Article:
The information in this profile may be out-of-date. It was last revised
in 1996. EXTOXNET no longer updates this information, but it may be useful
as a reference or resource.
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updated pesticide fact sheets.
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E X T O X N E T
A Pesticide Information Project of Cooperative Extension
Offices of Cornell University, Oregon State University, the
University of Idaho, and the University of California at Davis
and the Institute for Environmental Toxicology, Michigan State
University. Major support and funding was provided by the
USDA/Extension Service/National Agricultural Pesticide Impact
EXTOXNET primary files maintained and archived at Oregon State
Revised June 1996
Trade and Other Names:
Product names include Adios, Bugmaster, Carbamec, Carbamine,
Crunch, Denapon, Dicarbam, Hexavin, Karbaspray, Nac, Rayvon,
Septene, Sevin, Tercyl, Torndao, Thinsec, Tricarnam, and Union
Carbaryl is a General Use Pesticide (GUP). However, various
formulations vary widely in toxicity. For example, it is
categorized as toxicity class I - highly toxic for Tercyl;
toxicity class II - moderately toxic for Sevin 803; and toxicity
class III - slightly toxic for some other products. Products
containing carbaryl may bear the Signal Word DANGER - POISON,
WARNING, or CAUTION depending on the product formulation.
Carbaryl is a wide-spectrum carbamate insecticide which controls
over 100 species of insects on citrus, fruit, cotton, forests,
lawns, nuts, ornamentals, shade trees, and other crops, as well
as on poultry, livestock, and pets. It is also used as a
molluscicide and an acaricide. Carbaryl works whether it is
ingested into the stomach of the pest or absorbed through direct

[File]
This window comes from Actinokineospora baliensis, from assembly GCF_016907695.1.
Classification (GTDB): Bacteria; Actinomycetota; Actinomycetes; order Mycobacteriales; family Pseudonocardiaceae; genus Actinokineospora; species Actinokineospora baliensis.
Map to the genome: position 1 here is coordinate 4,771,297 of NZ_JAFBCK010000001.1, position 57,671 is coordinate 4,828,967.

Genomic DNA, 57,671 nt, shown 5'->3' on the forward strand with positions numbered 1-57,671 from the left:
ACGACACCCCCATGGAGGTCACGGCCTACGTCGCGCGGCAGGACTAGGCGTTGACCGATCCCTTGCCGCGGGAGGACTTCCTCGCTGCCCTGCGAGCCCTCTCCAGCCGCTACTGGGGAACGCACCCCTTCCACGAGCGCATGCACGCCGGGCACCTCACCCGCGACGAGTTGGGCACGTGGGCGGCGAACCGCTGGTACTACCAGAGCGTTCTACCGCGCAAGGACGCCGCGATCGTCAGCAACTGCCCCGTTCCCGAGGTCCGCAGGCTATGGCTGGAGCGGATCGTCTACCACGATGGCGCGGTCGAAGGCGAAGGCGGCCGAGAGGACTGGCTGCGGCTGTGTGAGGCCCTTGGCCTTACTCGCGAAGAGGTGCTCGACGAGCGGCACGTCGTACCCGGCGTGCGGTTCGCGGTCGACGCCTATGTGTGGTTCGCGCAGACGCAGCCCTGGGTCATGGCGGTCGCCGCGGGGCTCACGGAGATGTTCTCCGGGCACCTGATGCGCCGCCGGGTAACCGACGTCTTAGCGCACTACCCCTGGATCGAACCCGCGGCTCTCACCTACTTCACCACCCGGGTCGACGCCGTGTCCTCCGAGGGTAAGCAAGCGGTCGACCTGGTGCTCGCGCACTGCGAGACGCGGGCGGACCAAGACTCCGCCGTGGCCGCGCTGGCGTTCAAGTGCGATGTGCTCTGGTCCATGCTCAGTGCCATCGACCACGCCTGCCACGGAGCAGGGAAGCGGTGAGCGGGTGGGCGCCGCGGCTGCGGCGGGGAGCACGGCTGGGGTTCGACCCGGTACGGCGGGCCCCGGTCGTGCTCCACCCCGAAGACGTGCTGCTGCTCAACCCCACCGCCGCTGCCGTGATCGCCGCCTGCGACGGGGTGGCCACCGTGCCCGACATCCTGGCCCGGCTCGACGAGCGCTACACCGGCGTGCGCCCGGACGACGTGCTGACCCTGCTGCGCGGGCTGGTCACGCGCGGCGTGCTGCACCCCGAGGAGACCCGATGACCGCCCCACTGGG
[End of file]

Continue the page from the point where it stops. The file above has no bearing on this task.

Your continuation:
contact. It is available as bait, dusts, wettable powders,
granules, dispersions and suspensions.
Formulation: It is
available as bait, dusts, wettable powders, granules,
dispersions, and suspensions.
- Acute toxicity: Carbaryl is moderately
to very toxic. It can produce adverse effects in humans
by skin contact, inhalation, or ingestion. The symptoms
of acute toxicity are typical of the other carbamates.
Direct contact of the skin or eyes with moderate levels
of this pesticide can cause burns. Inhalation or
ingestion of very large amounts can be toxic to the
nervous and respiratory systems resulting in nausea,
stomach cramps, diarrhea, and excessive salivation. Other
symptoms at high doses include sweating, blurring of
vision, incoordination, and convulsions. The only
documented fatality from carbaryl was through intentional
ingestion. The oral LD50 of carbaryl ranges from 250
mg/kg to 850 mg/kg in rats, and from 100 mg/kg to 650
mg/kg in mice [8,24]. The inhalation LC50 in rats is
greater than 200 mg/L . Low doses can cause minor
skin and eye irritation in rabbits, a species in which
carbaryl's dermal LD50 has been measured at greater than
2000 mg/kg .
- Chronic toxicity: Not Available
- Reproductive effects: No reproductive or
fetal effects were observed during a long-term study of
rats fed high doses of carbaryl .
- Teratogenic effects: The evidence for
teratogenic effects due to chronic exposure is minimal in
test animals. Birth defects in rabbit and guinea pig
offspring occurred only at dosage levels that were highly
toxic to the mother .
- Mutagenic effects: Carbaryl has been
shown to affect cell division and chromosomes in rats
. However, numerous studies indicate that carbaryl
poses only a slight mutagenic risk [8,26]. There is a
possibility that carbaryl may react in the human stomach
to form a more mutagenic compound, but this has not been
demonstrated. In sum, the evidence suggests that carbaryl
is unlikely to be mutagenic to humans [26,27].
- Carcinogenic effects: Technical-grade
carbaryl has not caused tumors in long-term and lifetime
studies of mice and rats. Rats were administered high
daily doses of the pesticide for 2 years, and mice for 18
months, with no signs of carcinogenicity . While
N-nitrosocarbaryl, a possible by-product, has been shown